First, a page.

Australian law firms have expressed a range of views on whether exclusions within business interruption policies that refer to a repealed act of parliament will hold up.
As reported by insuranceNEWS.com.au, some policies still contain exclusion referring to “quarantinable diseases” under the Quarantine Act 1908, which was repealed and replaced by the Biosecurity Act 2015.
Law firm Clayton Utz says COVID-19 is not excluded by the outdated wording and suggests insurers pay up.
But insuranceNEWS.com.au understands the Insurance Council of Australia’s own legal advice recommends that similar cases suggest the exclusions will stand firm.
And other law firms seem to sympathise with that interpretation.
“As the Biosecurity Act replaces the Quarantine Act, an argument that an exclusion referring to the Quarantine Act does not apply is not likely to succeed,” an article on Piper Alderman’s website says.
Mills Oakley agrees that “the insurer’s intention to exclude cover for such notifiable diseases is clear to the insured, and the effect of the exclusion is the same, regardless of the Act referred to”.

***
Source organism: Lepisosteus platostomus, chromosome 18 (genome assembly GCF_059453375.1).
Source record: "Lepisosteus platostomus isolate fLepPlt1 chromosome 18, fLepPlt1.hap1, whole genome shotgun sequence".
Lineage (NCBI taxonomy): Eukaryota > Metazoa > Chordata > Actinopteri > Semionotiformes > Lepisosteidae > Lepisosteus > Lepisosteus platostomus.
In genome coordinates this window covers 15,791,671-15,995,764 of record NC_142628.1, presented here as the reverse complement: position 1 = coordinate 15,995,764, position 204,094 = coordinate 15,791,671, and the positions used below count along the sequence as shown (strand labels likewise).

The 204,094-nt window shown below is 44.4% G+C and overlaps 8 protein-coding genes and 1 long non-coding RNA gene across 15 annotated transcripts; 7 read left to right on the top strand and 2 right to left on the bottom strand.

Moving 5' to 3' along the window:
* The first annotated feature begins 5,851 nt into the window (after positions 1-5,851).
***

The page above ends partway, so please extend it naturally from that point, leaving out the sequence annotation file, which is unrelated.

However, it adds that a risk remains that “these exclusion clauses may be successfully challenged by insureds”.
And Colin Biggers & Paisley lines up with Clayton Utz, saying “it is unlikely that exclusions which only refer to the Quarantine Act 1908, will operate to exclude cover or COVID-19 as the Biosecurity Act 2015 is unlikely to qualify as amending legislation”.
A definitive answer will probably not be provided before a long and costly legal process reaches its conclusion – with many predicting it will end in the High Court.
Blog Submission: Peter Sellwood
PALTD InsureRight – Insurance & Risk Management
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